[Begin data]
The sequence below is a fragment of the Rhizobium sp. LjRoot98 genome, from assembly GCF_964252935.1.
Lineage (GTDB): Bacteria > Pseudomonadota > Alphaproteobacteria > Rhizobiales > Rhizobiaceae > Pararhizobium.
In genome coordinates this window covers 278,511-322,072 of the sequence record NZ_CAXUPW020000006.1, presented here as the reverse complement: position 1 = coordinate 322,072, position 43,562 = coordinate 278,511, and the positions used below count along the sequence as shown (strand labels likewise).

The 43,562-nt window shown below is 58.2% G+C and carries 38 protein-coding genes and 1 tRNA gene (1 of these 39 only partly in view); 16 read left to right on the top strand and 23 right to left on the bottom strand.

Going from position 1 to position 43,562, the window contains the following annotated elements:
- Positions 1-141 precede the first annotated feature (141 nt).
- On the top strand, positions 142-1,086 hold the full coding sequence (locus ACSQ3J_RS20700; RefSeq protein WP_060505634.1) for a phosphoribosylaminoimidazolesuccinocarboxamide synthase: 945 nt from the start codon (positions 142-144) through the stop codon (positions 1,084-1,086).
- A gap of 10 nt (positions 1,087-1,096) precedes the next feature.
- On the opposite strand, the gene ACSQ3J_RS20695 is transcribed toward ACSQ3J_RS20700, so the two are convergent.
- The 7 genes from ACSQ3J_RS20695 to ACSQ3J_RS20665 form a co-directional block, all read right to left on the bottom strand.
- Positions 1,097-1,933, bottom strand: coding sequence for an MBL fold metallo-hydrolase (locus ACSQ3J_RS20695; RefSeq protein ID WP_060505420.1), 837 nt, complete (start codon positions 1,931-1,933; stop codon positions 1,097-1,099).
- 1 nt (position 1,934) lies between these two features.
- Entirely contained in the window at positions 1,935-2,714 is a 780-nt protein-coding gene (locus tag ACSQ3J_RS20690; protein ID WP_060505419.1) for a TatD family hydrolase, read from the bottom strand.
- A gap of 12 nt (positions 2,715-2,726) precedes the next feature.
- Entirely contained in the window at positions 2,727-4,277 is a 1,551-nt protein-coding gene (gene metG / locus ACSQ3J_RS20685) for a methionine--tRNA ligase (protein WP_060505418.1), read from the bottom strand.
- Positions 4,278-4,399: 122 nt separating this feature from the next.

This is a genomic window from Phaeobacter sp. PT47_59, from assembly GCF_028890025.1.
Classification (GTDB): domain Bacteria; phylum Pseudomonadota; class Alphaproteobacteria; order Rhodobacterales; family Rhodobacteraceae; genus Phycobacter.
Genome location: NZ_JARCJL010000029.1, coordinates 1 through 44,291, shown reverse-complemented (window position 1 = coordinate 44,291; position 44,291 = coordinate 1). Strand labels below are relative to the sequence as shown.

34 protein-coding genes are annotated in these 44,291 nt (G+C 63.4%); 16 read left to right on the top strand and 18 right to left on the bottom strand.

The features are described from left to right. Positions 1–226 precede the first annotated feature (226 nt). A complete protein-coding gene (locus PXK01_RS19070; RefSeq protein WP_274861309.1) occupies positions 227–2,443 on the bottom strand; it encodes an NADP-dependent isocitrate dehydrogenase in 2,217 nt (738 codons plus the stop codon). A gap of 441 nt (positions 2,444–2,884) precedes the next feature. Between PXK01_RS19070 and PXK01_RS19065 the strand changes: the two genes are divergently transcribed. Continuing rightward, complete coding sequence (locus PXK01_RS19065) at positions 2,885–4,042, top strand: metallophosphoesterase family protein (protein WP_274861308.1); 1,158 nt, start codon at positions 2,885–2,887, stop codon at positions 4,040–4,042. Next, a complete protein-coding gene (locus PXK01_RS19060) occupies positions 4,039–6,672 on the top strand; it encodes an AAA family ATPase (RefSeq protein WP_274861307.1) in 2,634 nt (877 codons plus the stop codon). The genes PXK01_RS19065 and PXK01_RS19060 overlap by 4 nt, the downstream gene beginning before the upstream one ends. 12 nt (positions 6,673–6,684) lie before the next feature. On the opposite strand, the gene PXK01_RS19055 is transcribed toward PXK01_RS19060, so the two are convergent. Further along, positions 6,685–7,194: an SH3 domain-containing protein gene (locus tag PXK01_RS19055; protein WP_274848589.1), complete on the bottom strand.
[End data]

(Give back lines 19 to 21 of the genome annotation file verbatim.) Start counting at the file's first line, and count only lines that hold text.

Genome location: NZ_JARCJL010000029.1, coordinates 1 through 44,291, shown reverse-complemented (window position 1 = coordinate 44,291; position 44,291 = coordinate 1). Strand labels below are relative to the sequence as shown.

34 protein-coding genes are annotated in these 44,291 nt (G+C 63.4%); 16 read left to right on the top strand and 18 right to left on the bottom strand.

The features are described from left to right. Positions 1–226 precede the first annotated feature (226 nt). A complete protein-coding gene (locus PXK01_RS19070; RefSeq protein WP_274861309.1) occupies positions 227–2,443 on the bottom strand; it encodes an NADP-dependent isocitrate dehydrogenase in 2,217 nt (738 codons plus the stop codon). A gap of 441 nt (positions 2,444–2,884) precedes the next feature. Between PXK01_RS19070 and PXK01_RS19065 the strand changes: the two genes are divergently transcribed. Continuing rightward, complete coding sequence (locus PXK01_RS19065) at positions 2,885–4,042, top strand: metallophosphoesterase family protein (protein WP_274861308.1); 1,158 nt, start codon at positions 2,885–2,887, stop codon at positions 4,040–4,042. Next, a complete protein-coding gene (locus PXK01_RS19060) occupies positions 4,039–6,672 on the top strand; it encodes an AAA family ATPase (RefSeq protein WP_274861307.1) in 2,634 nt (877 codons plus the stop codon). The genes PXK01_RS19065 and PXK01_RS19060 overlap by 4 nt, the downstream gene beginning before the upstream one ends. 12 nt (positions 6,673–6,684) lie before the next feature. On the opposite strand, the gene PXK01_RS19055 is transcribed toward PXK01_RS19060, so the two are convergent. Further along, positions 6,685–7,194: an SH3 domain-containing protein gene (locus tag PXK01_RS19055; protein WP_274848589.1), complete on the bottom strand.